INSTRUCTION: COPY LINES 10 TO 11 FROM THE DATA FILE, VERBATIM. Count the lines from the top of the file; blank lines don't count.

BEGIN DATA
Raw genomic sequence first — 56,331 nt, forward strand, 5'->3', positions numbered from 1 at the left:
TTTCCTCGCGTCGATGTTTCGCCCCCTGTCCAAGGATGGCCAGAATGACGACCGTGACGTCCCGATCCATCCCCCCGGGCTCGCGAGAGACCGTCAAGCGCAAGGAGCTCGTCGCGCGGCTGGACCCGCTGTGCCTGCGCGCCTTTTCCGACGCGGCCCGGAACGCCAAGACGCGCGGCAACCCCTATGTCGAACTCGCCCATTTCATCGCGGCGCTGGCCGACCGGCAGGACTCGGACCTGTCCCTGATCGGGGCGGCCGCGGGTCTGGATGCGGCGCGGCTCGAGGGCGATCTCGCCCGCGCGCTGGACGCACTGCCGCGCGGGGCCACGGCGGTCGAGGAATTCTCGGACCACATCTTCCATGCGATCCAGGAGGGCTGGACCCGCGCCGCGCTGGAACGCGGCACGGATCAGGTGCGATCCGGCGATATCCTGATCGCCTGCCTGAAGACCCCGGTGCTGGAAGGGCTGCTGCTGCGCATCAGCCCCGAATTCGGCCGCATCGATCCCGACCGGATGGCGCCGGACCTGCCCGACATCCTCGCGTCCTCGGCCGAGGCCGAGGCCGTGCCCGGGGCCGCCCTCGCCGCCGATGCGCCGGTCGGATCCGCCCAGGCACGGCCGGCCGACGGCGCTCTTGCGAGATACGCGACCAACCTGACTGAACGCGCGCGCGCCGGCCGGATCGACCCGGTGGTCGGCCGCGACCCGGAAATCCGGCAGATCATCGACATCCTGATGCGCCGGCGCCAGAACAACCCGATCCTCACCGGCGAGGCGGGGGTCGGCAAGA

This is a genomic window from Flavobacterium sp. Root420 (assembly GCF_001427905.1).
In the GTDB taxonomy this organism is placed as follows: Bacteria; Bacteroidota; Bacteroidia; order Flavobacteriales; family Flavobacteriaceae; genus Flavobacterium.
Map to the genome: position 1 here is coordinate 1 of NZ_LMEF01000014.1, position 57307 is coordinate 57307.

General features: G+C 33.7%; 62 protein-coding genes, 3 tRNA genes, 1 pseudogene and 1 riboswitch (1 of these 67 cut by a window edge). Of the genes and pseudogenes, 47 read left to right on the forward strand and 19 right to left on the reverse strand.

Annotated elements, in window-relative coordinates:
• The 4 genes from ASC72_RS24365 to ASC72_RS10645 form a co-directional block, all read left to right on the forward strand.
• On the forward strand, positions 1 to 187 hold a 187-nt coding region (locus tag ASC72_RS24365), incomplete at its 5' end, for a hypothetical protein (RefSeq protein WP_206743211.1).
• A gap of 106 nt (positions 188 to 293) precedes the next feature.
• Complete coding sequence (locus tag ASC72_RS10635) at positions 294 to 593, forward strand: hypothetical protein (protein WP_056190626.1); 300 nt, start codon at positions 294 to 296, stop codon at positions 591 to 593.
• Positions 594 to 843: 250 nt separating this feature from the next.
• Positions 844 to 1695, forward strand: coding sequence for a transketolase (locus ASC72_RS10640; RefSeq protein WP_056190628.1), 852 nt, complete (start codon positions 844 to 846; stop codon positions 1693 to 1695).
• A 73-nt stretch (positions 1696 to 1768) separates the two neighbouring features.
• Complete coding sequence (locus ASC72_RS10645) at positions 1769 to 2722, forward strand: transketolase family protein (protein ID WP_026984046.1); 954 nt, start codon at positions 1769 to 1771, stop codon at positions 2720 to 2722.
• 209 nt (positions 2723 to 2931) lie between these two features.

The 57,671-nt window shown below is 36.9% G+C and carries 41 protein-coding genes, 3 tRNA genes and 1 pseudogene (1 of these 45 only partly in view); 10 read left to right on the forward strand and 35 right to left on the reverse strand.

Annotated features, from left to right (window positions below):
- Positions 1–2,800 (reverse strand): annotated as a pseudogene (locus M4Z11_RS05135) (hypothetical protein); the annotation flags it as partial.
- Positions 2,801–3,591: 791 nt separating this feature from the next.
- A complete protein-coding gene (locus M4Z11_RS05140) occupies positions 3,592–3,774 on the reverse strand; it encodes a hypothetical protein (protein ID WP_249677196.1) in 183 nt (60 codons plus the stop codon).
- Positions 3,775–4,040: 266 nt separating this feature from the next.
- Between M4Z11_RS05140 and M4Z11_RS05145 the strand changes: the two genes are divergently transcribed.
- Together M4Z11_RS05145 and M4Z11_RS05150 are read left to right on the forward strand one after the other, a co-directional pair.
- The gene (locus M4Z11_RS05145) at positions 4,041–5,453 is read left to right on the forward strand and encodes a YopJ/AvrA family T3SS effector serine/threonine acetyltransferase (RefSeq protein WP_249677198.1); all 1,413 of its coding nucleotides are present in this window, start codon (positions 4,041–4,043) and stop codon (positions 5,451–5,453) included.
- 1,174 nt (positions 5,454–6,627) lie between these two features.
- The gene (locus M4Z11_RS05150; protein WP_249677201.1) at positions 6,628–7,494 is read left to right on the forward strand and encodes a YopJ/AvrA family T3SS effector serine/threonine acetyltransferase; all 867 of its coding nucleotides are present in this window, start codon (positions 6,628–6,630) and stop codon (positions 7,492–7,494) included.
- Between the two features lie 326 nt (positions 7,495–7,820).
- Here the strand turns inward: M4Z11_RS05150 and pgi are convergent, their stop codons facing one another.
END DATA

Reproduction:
• A gap of 106 nt (positions 188 to 293) precedes the next feature.
• Complete coding sequence (locus tag ASC72_RS10635) at positions 294 to 593, forward strand: hypothetical protein (protein WP_056190626.1); 300 nt, start codon at positions 294 to 296, stop codon at positions 591 to 593.